I highly doubt that Codies would go to all the trouble of recording hundreds of lines of dialog for each of the 4 main, named characters, only to allow you to let them die in the first mission and play the rest of the game alone.  Not to mention the balancing issues of having to play the entire campaign alone if your mates are killed in the first 5 minutes.  If they ARE indeed resurrected after each mission, then how the hell does that give you a sense of attachment, emotion, and loss?  

 

Don't get me wrong, I would LOVE it if either a) your squad mates are replaced by new, green recruits (with less skills) after they perish, or b) you must push on alone.  THIS would give some real sense of consequence and loss, since you would genuinely miss their banter and skills on the battlefield.  This is something that would actually make the game possibly live up to its Flashpoint name in the same vein as the old Ghost Recon games.  However, after playing dragon rising and reading about "perks" and the like from Red River, my hopes as a mil-sim fan are extremely low.  Only a demo would possibly convince me to throw money at another OP:FP game.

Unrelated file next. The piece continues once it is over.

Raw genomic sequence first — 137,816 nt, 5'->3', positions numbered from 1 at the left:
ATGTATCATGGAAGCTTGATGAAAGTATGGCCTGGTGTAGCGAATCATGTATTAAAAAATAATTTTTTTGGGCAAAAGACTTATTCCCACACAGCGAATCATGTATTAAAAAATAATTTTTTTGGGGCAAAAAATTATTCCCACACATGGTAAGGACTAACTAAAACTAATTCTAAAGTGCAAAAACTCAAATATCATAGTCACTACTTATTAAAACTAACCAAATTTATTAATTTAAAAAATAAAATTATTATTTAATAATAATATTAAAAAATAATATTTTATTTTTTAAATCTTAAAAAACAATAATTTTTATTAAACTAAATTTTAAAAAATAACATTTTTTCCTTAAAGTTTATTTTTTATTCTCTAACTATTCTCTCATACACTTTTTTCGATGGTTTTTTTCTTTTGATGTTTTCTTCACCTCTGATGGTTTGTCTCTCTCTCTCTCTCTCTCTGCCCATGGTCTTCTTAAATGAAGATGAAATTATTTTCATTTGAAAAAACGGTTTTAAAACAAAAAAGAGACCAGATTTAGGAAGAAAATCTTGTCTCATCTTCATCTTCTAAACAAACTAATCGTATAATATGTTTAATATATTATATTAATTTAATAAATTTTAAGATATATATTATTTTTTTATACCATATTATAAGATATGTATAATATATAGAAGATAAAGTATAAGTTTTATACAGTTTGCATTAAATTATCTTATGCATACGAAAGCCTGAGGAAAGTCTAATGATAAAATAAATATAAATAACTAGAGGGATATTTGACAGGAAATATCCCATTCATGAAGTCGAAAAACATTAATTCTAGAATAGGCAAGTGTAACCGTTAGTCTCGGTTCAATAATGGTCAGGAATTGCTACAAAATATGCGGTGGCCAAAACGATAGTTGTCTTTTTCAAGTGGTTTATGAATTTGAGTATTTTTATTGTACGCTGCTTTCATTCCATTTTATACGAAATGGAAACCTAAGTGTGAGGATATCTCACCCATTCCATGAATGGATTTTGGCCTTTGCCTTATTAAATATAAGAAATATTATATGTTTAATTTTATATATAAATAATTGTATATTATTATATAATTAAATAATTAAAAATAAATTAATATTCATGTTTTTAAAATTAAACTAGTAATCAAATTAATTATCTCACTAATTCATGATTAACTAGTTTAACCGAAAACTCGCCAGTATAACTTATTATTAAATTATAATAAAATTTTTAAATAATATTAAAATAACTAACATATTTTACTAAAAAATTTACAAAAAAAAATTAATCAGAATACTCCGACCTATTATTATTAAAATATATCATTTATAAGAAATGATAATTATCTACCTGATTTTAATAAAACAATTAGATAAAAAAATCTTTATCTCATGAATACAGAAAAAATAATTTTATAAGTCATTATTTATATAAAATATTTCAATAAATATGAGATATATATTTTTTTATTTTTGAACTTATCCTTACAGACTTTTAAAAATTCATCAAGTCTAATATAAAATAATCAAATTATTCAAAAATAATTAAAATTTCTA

By: freeradical

Added:Thu 07th Apr 2011 01:44, Post No: 8

Nice point Garratt. Brothers In Arms was pretty big on sqaud commands too - perhaps a pattern is emmerging here...


By: Garratt Marius

Added:Wed 06th Apr 2011 16:14, Post No: 7

The games "Brothers in Arms: Earned in Blood" and "Conflict: Vietnam" not only give names and distinct facial features to squadmates, but they have actual personalities. Their deaths evoke quite a bit of emotion. In fact, nothing has even brought me closer to crying than the end of the game "Brothers in Arms: Earned in Blood."


User avatar
By: Anonymous

Added:Mon 21st Mar 2011 22:16, Post No: 6

Last chance hotel? Shouldn't that be saloon?


User avatar
By: Anonymous

Added:Mon 21st Mar 2011 21:05, Post No: 5

it must be totally free roam this time without restrictions like in dragon rising. if its not code masters will lose alot of support. last chance hotel im afraid.


By: freeradical

Added:Sat 26th Feb 2011 01:31, Post No: 4

Thanks Andrew.

So, I've gone hands-on with the Fireteam Engagements co-op mode for Red River, and there are a lot of options to customise classes in that (including the ability to select your primary weapon I believe, although I admittedly stuck with the defaults). I'm writing a preview of it all at the moment which is due to go live on TVG early next week...


Pages:
  • 1
  • 2
  • Next